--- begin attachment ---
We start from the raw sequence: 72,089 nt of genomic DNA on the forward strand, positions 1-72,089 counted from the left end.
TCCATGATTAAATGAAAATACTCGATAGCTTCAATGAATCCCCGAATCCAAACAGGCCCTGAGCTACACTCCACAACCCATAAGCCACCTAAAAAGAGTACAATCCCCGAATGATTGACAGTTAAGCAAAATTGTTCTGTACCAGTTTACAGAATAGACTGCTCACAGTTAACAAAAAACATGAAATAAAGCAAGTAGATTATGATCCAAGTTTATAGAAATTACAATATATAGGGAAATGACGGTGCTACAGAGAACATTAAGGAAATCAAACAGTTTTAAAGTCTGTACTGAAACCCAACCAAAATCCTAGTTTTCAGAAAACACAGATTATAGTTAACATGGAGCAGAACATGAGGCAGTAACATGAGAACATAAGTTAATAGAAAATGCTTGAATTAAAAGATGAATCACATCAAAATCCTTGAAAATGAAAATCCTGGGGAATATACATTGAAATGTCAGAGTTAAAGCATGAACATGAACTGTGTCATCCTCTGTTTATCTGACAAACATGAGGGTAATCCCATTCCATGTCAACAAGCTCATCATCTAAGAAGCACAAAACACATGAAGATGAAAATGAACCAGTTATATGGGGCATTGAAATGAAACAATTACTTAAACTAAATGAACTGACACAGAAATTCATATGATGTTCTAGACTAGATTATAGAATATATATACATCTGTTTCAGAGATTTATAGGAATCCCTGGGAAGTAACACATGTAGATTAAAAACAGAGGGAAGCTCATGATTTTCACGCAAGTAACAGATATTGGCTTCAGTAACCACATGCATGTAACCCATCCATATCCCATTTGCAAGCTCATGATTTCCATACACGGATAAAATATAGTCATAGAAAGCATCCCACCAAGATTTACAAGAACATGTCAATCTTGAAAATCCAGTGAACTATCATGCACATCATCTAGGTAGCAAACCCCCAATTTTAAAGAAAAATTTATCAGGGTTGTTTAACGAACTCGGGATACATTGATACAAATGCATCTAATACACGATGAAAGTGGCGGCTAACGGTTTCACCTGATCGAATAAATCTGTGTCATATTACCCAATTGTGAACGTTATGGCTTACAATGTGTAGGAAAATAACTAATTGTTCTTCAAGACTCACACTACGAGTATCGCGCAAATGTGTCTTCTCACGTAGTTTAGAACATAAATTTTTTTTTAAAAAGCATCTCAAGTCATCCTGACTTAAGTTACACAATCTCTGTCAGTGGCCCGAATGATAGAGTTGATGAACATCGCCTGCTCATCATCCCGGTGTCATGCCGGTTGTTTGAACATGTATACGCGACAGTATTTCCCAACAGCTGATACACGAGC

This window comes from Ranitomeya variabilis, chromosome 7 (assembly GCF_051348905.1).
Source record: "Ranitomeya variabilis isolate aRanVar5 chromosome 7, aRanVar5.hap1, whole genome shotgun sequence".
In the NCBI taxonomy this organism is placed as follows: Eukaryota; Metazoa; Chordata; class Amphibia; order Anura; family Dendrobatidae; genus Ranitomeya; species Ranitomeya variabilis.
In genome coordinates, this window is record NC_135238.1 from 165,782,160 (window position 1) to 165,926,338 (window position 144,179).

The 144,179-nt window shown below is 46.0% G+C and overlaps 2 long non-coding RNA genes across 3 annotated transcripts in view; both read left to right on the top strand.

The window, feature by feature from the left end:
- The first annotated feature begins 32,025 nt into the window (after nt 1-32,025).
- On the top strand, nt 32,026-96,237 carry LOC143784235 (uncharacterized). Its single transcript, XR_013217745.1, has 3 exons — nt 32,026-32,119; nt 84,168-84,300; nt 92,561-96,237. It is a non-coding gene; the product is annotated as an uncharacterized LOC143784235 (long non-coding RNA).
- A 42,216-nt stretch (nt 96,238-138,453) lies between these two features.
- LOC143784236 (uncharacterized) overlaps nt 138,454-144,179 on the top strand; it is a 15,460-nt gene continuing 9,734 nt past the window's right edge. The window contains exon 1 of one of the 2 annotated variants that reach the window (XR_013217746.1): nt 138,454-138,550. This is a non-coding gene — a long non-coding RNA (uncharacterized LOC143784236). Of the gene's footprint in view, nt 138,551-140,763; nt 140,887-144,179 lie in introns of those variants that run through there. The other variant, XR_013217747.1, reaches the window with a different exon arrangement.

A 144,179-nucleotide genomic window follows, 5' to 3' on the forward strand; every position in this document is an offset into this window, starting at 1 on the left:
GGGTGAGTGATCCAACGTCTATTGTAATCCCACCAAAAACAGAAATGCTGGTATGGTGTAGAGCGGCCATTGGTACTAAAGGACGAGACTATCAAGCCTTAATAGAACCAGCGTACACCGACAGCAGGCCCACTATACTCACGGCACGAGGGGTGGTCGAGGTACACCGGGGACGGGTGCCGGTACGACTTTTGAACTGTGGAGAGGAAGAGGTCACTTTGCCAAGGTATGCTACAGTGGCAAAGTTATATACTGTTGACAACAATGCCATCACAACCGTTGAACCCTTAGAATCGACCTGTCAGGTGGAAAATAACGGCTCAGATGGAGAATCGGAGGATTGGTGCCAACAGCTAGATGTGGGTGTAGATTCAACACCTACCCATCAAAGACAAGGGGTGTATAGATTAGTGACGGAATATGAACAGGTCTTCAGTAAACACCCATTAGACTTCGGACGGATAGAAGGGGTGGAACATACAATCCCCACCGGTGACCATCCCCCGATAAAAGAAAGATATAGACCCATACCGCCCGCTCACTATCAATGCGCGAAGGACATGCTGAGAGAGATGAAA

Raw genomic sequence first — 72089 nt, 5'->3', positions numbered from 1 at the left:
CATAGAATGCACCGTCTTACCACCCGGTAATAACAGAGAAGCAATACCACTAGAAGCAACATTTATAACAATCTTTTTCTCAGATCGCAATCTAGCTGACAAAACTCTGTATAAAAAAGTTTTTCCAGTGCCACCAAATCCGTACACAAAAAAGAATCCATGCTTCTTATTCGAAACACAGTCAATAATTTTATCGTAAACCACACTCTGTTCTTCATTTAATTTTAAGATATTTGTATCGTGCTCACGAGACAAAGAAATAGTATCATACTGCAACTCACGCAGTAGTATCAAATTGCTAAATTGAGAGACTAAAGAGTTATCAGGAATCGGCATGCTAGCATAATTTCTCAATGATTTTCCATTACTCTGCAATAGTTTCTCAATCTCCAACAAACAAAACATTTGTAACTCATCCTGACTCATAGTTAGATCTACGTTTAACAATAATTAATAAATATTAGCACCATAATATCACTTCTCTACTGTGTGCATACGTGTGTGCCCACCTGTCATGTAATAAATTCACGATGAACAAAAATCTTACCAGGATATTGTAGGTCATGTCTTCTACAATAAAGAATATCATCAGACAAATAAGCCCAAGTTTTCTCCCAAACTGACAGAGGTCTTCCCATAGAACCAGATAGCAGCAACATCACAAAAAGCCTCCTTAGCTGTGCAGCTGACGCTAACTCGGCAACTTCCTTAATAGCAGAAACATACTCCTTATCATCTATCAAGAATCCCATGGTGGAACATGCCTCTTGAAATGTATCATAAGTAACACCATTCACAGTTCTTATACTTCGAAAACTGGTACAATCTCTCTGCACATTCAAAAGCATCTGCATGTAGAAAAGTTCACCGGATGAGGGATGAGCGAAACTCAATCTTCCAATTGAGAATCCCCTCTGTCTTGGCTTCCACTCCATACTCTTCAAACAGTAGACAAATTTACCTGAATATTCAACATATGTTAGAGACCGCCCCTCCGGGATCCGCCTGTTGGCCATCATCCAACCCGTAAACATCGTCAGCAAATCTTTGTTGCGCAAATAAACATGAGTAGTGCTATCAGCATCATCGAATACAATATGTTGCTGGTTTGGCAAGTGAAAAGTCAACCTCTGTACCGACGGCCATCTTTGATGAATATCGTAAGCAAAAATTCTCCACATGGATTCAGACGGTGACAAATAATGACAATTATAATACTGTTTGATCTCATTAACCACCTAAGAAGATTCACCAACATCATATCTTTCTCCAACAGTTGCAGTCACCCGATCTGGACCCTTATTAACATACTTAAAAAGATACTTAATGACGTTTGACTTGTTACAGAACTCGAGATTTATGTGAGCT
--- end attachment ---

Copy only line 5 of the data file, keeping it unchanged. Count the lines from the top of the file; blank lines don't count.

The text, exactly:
In the NCBI taxonomy this organism is placed as follows: Eukaryota; Metazoa; Chordata; class Amphibia; order Anura; family Dendrobatidae; genus Ranitomeya; species Ranitomeya variabilis.